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Crown Dependencies 'should be involved' in UK trade talks

Jersey, Guernsey and the Isle of Man should have a seat at the negotiating table when the UK discusses trade deals, according to a group of cross-party MPs.

The Justice Select Committee says the Crown Dependencies should have officials present, rather than UK Ministers acting on their behalf.

Since Brexit, British ministers have been responsible for negotiating trade policies on behalf of Jersey, Guernsey and the Isle of Man.

The Justice Committee says the islands should be represented during international trade negotiations by specifically designated officials, either from the UK Government or the Crown Dependencies.

Its report, ‘The Constitutional Relationship with the Crown Dependencies’, cites concerns over the islands’ experiences of the Comprehensive and Progressive Agreement for Trans-Pacific Partnership (CPTPP) negotiations.

“They told us there were “challenges in real-time communication throughout”, engagement had “fallen short of our expectations” and issues that arose “could have been ameliorated by more effective consultation / communication.

“The outcome of the negotiations—inclusion in the CPTPP for trade in goods from the outset, but not for services—was not the one that the Crown Dependencies, whose economies are service industry based, had hoped for.”

 Credit: UK Parliament

The Chair of the Justice Committee, Sir Bob Neill MP (Con, Bromley & Chislehurst), said:

“Representation of the interests of the Crown Dependencies in international relations is not optional, according to whether or not their interests are in line with those of the UK: it is the UK Government’s duty.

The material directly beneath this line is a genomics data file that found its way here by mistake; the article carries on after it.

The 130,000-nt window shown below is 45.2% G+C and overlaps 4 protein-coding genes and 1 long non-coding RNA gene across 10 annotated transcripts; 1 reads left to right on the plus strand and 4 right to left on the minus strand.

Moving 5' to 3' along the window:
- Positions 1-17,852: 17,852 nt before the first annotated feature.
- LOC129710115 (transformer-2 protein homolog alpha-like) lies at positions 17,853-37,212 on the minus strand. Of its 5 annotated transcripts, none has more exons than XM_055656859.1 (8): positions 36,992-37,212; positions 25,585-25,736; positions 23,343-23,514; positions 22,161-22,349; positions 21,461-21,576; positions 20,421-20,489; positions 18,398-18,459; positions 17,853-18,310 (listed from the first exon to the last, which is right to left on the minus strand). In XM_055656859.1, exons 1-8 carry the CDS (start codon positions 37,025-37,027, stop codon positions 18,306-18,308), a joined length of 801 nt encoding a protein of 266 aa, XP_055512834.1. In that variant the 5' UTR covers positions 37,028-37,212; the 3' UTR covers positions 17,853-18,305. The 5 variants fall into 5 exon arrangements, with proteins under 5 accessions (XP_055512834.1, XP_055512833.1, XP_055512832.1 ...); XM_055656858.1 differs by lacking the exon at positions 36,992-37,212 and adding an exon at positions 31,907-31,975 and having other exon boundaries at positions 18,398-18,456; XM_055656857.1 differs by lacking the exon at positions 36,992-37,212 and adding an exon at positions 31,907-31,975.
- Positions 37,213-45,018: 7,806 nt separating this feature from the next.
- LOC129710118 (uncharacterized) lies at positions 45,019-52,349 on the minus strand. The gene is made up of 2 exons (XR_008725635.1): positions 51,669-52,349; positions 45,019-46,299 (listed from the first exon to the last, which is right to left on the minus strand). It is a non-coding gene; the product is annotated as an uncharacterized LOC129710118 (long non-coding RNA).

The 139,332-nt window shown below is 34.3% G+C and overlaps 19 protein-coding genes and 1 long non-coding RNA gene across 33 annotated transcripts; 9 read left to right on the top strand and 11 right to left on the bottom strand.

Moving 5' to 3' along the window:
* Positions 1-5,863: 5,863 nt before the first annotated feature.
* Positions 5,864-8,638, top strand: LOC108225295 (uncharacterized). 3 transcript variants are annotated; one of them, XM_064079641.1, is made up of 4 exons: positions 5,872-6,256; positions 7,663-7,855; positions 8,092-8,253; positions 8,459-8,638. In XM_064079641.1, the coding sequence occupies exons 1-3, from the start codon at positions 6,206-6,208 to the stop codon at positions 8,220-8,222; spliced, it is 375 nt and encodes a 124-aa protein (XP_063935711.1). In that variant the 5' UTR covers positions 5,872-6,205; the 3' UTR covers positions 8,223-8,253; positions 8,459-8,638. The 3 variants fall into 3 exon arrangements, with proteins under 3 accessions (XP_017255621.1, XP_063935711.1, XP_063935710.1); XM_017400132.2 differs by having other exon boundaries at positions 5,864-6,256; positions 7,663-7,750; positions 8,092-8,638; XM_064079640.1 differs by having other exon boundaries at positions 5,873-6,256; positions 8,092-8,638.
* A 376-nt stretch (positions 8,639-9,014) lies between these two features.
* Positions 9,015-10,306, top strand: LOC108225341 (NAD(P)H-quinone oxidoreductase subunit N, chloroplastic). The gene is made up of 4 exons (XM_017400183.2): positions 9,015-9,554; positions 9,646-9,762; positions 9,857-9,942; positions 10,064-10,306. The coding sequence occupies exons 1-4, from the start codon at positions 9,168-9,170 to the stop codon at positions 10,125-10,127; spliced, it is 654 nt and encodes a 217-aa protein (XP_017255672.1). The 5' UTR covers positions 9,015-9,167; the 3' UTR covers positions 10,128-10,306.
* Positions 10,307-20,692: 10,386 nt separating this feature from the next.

In cases of conflict, the Ministry of Justice must endeavour to find a mechanism for representation which will faithfully present and serve the interests of both parties. Having the Crown Dependencies represented during negotiations by specifically designated officials, would go some way towards addressing this issue.”

Guernsey's External Relations lead, Deputy Jonathan Le Tocq, who gave evidence to the Justice Committee, has welcomed its conclusions:

“We are pleased to see that the final report from the Justice Committee recognises some of the concerns that had been raised in Guernsey’s evidence, and discussed during last year’s visit of the Committee.

"We welcome the recommendations, in particular relating to aspects of negotiations for and participation in free trade agreements and the need for the UK to ensure that it is acting in accordance with established and historic constitutional convention when representing the interests of the Crown Dependencies, even where those interests differ from the UK’s interests. 

We are pleased that the report also continues to recognise Guernsey’s developing international identity.  These recommendations will be considered carefully by the UK Government and we look forward to continuing to work closely with the Ministry of Justice, and other UK Government departments, to strengthen the existing constitutional relationship and support the ongoing negotiations on UK Free Trade Agreements to secure participation that meets the needs of Guernsey’s economy.”

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